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Bio-inspired high-efficient arrays of tidal energy converters

This project is no longer listed on and may not be available.

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  • Full or part time
    Dr IM Viola
  • Application Deadline
    No more applications being accepted
  • Self-Funded PhD Students Only
    Self-Funded PhD Students Only

Project Description

The UK tidal sector has recently achieved remarkable progress, including deploying the first two arrays of tidal turbines (Nova Innovation and MeyGen) and deploying the world’s largest twin-rotor floating tidal turbine (Scotrenewable). Horizontal-axis tidal turbines have developed more rapidly than other technologies because of their high individual hydrodynamic efficiency, and their (at first glance) similarity to submerged onshore wind turbines. This has also facilitated knowledge (limited) transfer from the wind and offshore energy sectors aiming ultimately to reduce risks and costs. Unlike the wave sector it seems that technology convergence is contributing to the acceleration of short-term development, but few new technologies have matured optimally without exploring disruptive concepts. The fundamental driver of this set of research questions is: how do we ensure that the UK converges towards the optimal technology for future very-large-scale arrays? In order to assure that we identify the optimal technology for the long-term UK tidal energy ambition, it is critical that we explore if there are alternative technologies that could enable a step change in the overall whole-systems efficiency of large arrays.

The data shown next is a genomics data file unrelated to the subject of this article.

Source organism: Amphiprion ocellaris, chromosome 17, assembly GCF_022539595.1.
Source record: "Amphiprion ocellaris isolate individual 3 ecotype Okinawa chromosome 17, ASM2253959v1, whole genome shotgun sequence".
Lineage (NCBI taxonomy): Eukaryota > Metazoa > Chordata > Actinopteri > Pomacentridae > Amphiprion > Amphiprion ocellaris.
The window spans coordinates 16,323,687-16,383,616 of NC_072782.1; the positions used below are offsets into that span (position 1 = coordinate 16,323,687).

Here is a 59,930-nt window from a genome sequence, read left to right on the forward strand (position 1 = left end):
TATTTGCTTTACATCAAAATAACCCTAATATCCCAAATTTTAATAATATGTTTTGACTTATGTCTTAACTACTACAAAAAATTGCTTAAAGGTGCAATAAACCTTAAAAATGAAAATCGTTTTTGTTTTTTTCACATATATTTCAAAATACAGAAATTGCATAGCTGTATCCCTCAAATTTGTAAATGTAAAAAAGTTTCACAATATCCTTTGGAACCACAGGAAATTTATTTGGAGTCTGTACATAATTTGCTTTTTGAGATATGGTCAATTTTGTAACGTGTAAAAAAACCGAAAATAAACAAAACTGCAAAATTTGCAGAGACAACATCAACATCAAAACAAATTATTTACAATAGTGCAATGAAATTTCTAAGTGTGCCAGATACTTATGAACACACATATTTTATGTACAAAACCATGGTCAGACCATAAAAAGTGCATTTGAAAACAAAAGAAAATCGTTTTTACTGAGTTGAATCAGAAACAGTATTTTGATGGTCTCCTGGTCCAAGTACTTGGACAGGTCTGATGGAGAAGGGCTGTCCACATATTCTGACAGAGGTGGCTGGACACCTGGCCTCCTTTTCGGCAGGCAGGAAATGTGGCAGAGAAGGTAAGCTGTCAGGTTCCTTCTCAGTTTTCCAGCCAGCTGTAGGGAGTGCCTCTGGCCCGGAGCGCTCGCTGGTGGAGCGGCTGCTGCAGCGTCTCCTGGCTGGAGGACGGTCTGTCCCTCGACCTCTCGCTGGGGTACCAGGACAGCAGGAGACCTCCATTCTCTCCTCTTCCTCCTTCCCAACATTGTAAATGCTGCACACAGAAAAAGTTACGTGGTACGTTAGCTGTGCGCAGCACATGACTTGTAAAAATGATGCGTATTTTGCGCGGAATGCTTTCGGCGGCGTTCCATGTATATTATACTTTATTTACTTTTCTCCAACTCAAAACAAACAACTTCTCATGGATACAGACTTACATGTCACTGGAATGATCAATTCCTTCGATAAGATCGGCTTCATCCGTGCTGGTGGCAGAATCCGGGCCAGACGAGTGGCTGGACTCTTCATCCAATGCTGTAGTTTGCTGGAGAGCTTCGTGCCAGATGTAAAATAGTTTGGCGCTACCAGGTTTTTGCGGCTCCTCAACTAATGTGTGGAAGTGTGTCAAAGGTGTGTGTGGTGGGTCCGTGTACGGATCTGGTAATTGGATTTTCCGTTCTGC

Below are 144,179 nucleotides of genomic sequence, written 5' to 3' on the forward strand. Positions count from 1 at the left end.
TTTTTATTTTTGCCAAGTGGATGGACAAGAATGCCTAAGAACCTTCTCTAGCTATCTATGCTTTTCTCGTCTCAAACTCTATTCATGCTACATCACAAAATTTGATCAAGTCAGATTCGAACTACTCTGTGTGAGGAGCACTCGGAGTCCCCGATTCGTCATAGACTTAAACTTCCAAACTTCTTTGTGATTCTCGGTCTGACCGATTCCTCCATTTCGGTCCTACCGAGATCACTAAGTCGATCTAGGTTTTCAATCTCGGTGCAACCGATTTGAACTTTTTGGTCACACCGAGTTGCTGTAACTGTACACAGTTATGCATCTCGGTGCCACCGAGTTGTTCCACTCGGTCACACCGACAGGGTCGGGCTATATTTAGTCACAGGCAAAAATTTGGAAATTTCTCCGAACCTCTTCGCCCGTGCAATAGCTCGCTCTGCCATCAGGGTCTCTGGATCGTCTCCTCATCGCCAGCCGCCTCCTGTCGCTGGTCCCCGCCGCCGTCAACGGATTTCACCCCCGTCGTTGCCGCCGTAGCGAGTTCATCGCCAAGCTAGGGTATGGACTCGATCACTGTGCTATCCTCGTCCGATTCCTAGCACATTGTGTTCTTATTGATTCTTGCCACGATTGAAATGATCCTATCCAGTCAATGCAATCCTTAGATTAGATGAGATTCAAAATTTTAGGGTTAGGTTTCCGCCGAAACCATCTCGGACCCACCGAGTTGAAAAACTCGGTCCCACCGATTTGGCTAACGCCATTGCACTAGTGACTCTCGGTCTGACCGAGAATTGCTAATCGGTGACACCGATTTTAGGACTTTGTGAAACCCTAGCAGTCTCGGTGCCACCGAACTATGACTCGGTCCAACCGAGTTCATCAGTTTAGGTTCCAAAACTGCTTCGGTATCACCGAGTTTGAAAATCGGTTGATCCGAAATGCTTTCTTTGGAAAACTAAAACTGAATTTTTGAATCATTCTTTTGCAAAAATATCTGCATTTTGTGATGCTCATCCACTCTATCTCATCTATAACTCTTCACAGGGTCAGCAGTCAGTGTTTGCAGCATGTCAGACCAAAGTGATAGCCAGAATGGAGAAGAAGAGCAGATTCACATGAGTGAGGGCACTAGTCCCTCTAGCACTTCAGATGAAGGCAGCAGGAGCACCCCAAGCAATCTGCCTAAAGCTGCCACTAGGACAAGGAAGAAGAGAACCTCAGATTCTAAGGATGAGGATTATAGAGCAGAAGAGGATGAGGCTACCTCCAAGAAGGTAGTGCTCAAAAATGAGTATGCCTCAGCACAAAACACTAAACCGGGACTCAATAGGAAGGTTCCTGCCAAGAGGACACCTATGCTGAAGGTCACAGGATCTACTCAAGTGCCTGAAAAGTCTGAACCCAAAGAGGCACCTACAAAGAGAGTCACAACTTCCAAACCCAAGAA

An innovative and disruptive concept to drastically reduce the array seabed use while increasing the efficiency might be inspired by fish shoals. Fish swim in compacted groups exploiting each-others’ wakes to maximise their efficiency and security. When two fish swim together, both the downstream and the upstream fish expend less energy than one in isolation. This project aims to translate the underlying mechanisms exploited by fish shoals to develop highly-compacted, high-efficiency tidal energy arrays.

The project will be led by Dr Ignazio Maria Viola in Edinburgh in collaboration with Dr Shaun Killen (Biology) and Dr Kiran Ramesh (Aeronautics) at the University of Glasgow.

Funding Notes

Minimum entry qualification - a First-class Honours degree (or International equivalent) in a relevant science or engineering discipline, possibly supported by an MSc Degree.

Applications are welcomed from self-funded students, or students who are applying for scholarships from the University of Edinburgh or elsewhere.

How good is research at University of Edinburgh in General Engineering?
(joint submission with Heriot-Watt University)

FTE Category A staff submitted: 91.80

Research output data provided by the Research Excellence Framework (REF)

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